The safe bet at the Meetings, which start Monday and last for four days at the Bellagio in Las Vegas, is that the Rockies will focus on left-handed relief pitching. They've cast a wide net in looking for a lefty setup man through free agency. Name a lefty -- Joe Beimel, Alan Embree, Will Ohman, Eddie Guardado, Brian Shouse, Mike Maroth, Ron Villone -- and the Rockies have shown interest.
They also have some trading chips they can play. Center fielder Willy Taveras and catcher Yorvit Torrealba, each of whom the Rockies are in position to replace, can be had in the right deal. Righty reliever Huston Street, obtained in the deal that sent slugging outfielder Matt Holliday to the Athletics, adds to a right-handed bullpen that's the Rockies' strength, so he could be used in a trade for another need.
But the Rockies also could place their second big gamble of the offseason.
The Rockies still haven't decided whether Garrett Atkins, arguably the biggest threat in the lineup now that Holliday is gone, should also be dealt for what the Rockies desire most -- a talented pitcher who could move to the front of the rotation.
The Rockies have just enough working for them that they can enter meetings with other clubs wearing a poker face.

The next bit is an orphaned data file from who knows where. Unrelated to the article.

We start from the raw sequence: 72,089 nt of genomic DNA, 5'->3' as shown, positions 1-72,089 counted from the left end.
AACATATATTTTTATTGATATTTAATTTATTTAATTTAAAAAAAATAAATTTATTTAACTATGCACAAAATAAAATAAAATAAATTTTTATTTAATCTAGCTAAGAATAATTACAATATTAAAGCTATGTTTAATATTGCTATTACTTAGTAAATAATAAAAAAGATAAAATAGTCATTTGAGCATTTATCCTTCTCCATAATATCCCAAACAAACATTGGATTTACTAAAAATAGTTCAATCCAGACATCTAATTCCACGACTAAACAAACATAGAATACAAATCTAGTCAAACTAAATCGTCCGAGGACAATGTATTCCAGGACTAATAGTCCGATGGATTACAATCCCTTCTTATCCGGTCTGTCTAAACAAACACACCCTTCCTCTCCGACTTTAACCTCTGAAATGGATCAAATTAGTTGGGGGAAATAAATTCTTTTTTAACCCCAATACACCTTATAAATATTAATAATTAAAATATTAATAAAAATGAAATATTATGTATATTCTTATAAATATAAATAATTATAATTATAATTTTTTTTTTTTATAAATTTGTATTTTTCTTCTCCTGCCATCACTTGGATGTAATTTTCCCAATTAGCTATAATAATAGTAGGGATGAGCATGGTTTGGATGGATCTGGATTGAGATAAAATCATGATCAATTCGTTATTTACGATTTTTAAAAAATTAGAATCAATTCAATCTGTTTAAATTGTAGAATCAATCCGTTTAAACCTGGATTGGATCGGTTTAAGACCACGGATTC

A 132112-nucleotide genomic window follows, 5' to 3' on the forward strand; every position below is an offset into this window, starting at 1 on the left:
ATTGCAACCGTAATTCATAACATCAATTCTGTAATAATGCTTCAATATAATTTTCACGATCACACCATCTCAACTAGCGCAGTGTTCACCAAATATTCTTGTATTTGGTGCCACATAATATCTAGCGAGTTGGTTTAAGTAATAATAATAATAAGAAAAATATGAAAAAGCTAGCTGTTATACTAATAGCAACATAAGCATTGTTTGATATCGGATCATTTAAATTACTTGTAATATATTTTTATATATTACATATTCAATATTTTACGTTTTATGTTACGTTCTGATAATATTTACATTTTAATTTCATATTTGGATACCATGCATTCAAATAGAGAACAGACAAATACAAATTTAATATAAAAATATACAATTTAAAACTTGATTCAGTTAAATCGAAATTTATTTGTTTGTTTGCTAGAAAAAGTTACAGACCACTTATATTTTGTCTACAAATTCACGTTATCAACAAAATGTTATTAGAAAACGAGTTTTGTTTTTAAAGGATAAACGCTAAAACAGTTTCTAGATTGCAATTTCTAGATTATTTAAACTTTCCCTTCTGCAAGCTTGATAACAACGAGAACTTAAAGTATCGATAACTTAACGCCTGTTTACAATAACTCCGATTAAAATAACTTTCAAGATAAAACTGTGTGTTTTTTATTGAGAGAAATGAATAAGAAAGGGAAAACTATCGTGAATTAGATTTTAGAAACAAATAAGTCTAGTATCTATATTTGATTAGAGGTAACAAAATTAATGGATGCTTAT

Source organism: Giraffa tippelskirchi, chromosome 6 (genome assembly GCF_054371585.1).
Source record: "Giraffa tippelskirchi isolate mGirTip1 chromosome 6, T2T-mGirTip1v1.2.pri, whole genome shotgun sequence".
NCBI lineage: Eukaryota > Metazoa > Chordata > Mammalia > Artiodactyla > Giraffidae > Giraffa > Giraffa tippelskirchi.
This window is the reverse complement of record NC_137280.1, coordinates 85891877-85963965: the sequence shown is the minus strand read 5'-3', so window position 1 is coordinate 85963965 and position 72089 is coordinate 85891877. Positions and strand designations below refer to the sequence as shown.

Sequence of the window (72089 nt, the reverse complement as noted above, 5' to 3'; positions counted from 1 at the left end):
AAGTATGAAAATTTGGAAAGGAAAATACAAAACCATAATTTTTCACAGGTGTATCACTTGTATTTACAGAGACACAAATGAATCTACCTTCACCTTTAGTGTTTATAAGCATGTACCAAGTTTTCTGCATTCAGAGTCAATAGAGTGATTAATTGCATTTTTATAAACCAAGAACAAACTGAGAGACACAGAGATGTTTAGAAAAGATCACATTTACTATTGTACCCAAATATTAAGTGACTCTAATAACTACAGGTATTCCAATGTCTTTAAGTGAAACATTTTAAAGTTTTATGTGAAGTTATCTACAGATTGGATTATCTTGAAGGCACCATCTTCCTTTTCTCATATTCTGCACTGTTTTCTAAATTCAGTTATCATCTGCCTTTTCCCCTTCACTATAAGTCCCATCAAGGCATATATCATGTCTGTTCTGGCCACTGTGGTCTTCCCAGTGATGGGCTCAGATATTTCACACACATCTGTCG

On one hand, they have talked publicly about being able to absorb the absence of yet another slugger, offering the potential of third baseman Ian Stewart and outfielder Seth Smith as examples of players who showed power in the Minors and are ready to take the next step. Also, right-handed hitting Ryan Spilborghs has hit well enough in a reserve role that he'll get an opportunity for regular time and production.
They also can speak of their rotation with faith. Right-hander Aaron Cook won 16 games in 2008 and lefty Jeff Francis won 19, counting two in the postseason, in 2007. Right-hander Ubaldo Jimenez won 12 in 2008 -- his first full season -- and might have more talent than either. Also, there are positive enough snippets from other pitchers, such as lefties Franklin Morales and Greg Smith (also part of the Holliday trade) and right-hander Jason Hirsh, to suggest that all the Rockies need is for their young pitchers to hit their stride at the same time.
But it could come down to which team makes the best big move in a division that tends to be quite close. The Dodgers put themselves over the top in 2008 with the acquisition of impact outfielder Manny Ramirez. But in 2007, the D-backs won the division and the Rockies took the Wild Card with strong pitching. The Rockies making an acquisition like the D-backs did last winter, when they pried right-hander Dan Haren from the Athletics, could swing things in Colorado's favor.
Whether the Rockies play small or play big, they hope what happens in Vegas carries them through a successful 2009 season.
Thomas Harding is a reporter for MLB.com. This story was not subject to the approval of Major League Baseball or its clubs.